New York Times columnist Sullivan provides a noteworthy look at what causes some people to buckle under pressure when others thrive. He identifies people who are "clutch"—who excel in difficult, stressful situations—across a range of professions and determines what personal qualities keep their performance consistent even when times get tough. Sullivan, a self-professed lifelong "choker," examines the handful of telling characteristics: focus, discipline, adaptability, the ability to be fully in the present, and being driven—not thwarted—by fear and desire. In-depth examples of clutch individuals include actor Larry Clarke; attorney David Boies; business writer Mark Stevens; and Willie Copeland, a military team leader who was awarded the Navy Cross. Sullivan provides valuable insight into star players and companies who choke under pressure and why (the culprits: an inability to accept responsibility and a tendency to overthink and be overconfident). Perceptive and original, Sullivan's account holds sound advice for everyone—athletes, politicians, and business people—looking to amplify their performance under any circumstances. (Sept.)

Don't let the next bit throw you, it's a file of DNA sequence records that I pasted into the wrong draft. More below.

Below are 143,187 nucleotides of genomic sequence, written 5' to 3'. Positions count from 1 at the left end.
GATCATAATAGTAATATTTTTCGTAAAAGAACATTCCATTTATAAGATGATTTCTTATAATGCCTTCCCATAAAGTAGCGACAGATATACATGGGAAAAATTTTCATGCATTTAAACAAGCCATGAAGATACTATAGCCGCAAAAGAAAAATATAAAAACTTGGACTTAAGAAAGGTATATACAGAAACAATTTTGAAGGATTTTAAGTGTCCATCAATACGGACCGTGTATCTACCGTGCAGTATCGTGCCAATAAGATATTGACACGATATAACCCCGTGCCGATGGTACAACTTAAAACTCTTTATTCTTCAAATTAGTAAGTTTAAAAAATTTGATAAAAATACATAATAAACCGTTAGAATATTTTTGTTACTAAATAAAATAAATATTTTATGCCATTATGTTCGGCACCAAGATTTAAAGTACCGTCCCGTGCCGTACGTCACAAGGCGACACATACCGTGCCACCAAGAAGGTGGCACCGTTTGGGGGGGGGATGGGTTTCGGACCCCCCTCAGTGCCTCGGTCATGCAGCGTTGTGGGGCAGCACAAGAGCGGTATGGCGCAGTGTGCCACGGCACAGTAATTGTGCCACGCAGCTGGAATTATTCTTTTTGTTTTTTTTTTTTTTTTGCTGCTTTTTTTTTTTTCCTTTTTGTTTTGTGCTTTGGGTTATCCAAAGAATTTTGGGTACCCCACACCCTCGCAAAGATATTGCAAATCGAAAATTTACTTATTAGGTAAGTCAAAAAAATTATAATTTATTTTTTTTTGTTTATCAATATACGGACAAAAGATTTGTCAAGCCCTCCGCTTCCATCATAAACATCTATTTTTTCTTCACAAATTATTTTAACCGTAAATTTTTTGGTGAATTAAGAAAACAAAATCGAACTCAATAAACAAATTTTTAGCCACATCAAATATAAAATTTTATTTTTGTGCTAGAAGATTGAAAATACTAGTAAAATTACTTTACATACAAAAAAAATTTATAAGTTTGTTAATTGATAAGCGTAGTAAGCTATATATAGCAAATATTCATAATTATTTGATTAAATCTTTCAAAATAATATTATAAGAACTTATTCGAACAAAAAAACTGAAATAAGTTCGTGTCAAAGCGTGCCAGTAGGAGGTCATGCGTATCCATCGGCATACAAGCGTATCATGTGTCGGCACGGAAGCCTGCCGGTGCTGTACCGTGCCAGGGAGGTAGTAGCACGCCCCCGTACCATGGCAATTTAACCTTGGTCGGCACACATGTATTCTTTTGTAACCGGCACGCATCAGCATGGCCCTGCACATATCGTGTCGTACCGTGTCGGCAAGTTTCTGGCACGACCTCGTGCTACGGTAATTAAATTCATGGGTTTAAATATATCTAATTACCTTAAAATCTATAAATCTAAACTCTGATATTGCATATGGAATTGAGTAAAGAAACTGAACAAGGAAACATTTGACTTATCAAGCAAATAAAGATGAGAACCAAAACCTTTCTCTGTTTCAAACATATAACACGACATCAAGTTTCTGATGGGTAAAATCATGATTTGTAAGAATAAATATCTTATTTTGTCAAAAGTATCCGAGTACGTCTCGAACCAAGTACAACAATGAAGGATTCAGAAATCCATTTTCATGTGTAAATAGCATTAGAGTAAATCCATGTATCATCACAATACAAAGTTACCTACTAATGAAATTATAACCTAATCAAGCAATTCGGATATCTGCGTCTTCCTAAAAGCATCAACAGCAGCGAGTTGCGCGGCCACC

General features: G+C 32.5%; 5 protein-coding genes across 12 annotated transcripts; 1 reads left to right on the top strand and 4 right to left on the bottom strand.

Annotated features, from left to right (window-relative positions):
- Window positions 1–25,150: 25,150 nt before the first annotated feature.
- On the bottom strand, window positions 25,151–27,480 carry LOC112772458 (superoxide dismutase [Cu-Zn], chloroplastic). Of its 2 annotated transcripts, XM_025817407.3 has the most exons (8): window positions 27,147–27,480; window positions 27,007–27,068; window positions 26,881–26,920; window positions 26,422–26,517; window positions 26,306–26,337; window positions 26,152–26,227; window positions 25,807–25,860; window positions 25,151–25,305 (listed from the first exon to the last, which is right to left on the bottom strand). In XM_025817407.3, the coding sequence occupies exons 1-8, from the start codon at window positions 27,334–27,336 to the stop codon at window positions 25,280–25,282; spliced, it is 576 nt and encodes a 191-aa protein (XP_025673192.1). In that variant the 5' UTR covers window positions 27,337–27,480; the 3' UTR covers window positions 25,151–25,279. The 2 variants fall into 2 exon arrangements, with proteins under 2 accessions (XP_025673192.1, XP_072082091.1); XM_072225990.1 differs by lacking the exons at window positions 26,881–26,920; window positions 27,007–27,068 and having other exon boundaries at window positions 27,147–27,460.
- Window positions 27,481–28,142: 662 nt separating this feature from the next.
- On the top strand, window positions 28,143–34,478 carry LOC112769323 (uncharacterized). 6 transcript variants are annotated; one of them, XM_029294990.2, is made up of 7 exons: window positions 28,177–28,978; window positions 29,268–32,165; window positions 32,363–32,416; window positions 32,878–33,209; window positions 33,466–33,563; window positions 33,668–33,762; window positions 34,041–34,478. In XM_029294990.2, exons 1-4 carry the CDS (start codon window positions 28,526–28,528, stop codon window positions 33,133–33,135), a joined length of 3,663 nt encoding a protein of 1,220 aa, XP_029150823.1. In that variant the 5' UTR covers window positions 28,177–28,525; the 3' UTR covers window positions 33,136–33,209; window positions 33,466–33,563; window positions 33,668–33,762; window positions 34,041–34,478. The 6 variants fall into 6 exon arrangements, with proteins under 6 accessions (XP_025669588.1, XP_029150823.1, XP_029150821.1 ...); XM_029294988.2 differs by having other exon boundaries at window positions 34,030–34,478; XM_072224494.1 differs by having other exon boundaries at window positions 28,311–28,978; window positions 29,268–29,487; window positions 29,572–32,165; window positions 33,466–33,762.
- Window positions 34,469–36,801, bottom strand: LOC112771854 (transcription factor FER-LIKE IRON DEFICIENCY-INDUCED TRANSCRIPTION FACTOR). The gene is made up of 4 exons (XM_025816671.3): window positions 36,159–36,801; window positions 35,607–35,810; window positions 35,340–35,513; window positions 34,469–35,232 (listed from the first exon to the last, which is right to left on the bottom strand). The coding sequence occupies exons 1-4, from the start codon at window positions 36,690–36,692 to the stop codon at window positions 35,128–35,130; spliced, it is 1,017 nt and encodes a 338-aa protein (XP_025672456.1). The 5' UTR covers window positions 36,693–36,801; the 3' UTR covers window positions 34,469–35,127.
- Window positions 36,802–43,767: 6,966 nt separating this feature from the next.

Reviewed on: 07/26/2010 Release date: 09/01/2010 Genre: Nonfiction
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